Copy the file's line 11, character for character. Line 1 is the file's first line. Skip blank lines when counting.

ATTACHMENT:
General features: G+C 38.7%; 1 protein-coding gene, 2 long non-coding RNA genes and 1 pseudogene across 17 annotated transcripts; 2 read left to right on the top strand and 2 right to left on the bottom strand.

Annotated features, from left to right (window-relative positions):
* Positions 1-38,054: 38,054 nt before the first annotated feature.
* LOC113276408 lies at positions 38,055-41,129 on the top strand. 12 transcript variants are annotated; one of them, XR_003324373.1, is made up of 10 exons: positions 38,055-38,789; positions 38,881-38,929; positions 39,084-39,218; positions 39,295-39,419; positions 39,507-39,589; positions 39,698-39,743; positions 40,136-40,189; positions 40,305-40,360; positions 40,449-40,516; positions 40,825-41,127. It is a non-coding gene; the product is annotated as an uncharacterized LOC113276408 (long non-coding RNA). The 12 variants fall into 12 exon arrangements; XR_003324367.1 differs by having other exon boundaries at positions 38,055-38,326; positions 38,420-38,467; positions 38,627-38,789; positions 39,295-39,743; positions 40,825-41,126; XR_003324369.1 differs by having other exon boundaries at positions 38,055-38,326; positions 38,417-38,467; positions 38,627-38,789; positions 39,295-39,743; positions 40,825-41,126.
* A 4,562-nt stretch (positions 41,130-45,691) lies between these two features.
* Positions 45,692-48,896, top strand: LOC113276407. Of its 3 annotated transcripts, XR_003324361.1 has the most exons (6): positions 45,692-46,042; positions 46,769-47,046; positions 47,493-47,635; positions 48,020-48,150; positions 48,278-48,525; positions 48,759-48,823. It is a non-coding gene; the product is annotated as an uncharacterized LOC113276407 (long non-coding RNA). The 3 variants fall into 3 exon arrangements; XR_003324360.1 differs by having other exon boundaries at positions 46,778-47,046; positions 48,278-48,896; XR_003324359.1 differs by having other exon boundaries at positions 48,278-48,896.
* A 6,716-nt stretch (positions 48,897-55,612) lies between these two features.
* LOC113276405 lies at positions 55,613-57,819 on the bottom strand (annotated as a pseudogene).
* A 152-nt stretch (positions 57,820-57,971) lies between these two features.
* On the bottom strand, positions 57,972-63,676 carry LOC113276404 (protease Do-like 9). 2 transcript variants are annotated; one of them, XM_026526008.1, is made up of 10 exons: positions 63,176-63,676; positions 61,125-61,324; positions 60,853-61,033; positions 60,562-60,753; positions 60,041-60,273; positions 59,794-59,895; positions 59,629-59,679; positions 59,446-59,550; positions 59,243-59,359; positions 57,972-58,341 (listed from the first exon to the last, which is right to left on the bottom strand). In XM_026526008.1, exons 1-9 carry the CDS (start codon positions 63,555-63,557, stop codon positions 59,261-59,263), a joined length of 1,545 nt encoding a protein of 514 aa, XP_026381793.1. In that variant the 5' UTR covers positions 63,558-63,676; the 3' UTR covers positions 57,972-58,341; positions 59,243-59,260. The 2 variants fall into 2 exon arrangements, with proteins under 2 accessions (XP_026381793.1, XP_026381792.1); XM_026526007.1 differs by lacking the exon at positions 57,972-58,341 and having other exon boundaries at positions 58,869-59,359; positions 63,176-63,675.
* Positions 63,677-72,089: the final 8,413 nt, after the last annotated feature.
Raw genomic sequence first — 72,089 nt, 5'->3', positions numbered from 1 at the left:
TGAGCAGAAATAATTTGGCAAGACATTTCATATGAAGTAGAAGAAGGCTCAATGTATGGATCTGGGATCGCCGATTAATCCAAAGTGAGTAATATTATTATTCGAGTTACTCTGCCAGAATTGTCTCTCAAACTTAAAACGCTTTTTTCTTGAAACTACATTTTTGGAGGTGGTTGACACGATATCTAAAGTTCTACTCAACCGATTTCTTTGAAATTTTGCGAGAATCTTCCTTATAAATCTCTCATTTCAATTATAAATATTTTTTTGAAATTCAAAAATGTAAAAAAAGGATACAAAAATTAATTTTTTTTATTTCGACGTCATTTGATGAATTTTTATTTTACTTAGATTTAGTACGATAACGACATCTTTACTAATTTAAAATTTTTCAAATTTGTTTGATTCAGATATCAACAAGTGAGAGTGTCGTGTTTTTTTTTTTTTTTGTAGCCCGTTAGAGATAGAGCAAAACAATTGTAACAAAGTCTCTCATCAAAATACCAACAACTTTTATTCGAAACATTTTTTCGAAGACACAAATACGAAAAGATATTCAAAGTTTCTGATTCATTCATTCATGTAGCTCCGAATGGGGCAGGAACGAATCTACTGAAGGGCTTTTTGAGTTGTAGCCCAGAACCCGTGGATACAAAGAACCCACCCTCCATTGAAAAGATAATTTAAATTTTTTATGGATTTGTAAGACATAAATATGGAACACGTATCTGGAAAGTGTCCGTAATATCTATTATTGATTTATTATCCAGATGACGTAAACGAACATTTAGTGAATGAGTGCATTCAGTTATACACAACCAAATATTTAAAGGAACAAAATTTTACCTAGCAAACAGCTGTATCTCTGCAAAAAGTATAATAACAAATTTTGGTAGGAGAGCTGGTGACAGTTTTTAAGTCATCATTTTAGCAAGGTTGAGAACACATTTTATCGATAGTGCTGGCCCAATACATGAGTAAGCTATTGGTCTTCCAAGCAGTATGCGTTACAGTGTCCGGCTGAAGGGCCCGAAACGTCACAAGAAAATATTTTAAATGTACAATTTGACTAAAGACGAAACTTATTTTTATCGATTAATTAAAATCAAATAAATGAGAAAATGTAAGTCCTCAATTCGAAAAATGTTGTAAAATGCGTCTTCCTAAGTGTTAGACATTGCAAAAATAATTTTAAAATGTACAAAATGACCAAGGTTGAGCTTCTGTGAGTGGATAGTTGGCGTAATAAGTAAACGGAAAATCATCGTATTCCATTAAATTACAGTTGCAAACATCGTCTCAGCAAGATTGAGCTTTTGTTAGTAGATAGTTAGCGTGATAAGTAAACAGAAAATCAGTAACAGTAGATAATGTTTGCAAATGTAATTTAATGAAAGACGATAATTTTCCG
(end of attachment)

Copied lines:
* Positions 63,677-72,089: the final 8,413 nt, after the last annotated feature.